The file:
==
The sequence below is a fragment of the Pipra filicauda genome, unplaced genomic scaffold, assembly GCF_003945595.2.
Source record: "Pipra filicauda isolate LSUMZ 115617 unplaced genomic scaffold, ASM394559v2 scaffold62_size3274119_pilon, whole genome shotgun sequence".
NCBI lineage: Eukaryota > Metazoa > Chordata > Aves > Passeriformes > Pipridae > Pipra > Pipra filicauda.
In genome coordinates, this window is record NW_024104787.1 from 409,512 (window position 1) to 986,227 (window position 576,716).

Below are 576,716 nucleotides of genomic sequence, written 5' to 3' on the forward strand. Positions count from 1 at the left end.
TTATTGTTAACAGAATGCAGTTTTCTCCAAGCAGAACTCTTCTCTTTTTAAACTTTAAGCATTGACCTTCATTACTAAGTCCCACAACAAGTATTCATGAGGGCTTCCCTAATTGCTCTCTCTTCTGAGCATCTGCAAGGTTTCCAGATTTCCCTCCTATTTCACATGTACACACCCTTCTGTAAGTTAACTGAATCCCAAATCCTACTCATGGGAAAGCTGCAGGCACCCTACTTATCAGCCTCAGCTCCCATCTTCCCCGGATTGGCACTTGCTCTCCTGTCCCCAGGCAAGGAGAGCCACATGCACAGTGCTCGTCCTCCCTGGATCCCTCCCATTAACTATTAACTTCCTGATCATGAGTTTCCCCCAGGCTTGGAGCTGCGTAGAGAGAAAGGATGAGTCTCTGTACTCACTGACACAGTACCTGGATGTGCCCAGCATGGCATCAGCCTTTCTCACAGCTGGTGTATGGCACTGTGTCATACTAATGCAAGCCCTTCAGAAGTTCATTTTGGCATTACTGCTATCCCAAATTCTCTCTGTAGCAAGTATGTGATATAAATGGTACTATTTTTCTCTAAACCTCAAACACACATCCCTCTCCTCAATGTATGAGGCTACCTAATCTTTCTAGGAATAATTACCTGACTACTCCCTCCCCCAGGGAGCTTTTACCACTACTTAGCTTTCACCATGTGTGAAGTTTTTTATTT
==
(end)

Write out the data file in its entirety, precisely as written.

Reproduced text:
The sequence below is a fragment of the Pipra filicauda genome, unplaced genomic scaffold, assembly GCF_003945595.2.
Source record: "Pipra filicauda isolate LSUMZ 115617 unplaced genomic scaffold, ASM394559v2 scaffold62_size3274119_pilon, whole genome shotgun sequence".
NCBI lineage: Eukaryota > Metazoa > Chordata > Aves > Passeriformes > Pipridae > Pipra > Pipra filicauda.
In genome coordinates, this window is record NW_024104787.1 from 409,512 (window position 1) to 986,227 (window position 576,716).

Below are 576,716 nucleotides of genomic sequence, written 5' to 3' on the forward strand. Positions count from 1 at the left end.
TTATTGTTAACAGAATGCAGTTTTCTCCAAGCAGAACTCTTCTCTTTTTAAACTTTAAGCATTGACCTTCATTACTAAGTCCCACAACAAGTATTCATGAGGGCTTCCCTAATTGCTCTCTCTTCTGAGCATCTGCAAGGTTTCCAGATTTCCCTCCTATTTCACATGTACACACCCTTCTGTAAGTTAACTGAATCCCAAATCCTACTCATGGGAAAGCTGCAGGCACCCTACTTATCAGCCTCAGCTCCCATCTTCCCCGGATTGGCACTTGCTCTCCTGTCCCCAGGCAAGGAGAGCCACATGCACAGTGCTCGTCCTCCCTGGATCCCTCCCATTAACTATTAACTTCCTGATCATGAGTTTCCCCCAGGCTTGGAGCTGCGTAGAGAGAAAGGATGAGTCTCTGTACTCACTGACACAGTACCTGGATGTGCCCAGCATGGCATCAGCCTTTCTCACAGCTGGTGTATGGCACTGTGTCATACTAATGCAAGCCCTTCAGAAGTTCATTTTGGCATTACTGCTATCCCAAATTCTCTCTGTAGCAAGTATGTGATATAAATGGTACTATTTTTCTCTAAACCTCAAACACACATCCCTCTCCTCAATGTATGAGGCTACCTAATCTTTCTAGGAATAATTACCTGACTACTCCCTCCCCCAGGGAGCTTTTACCACTACTTAGCTTTCACCATGTGTGAAGTTTTTTATTT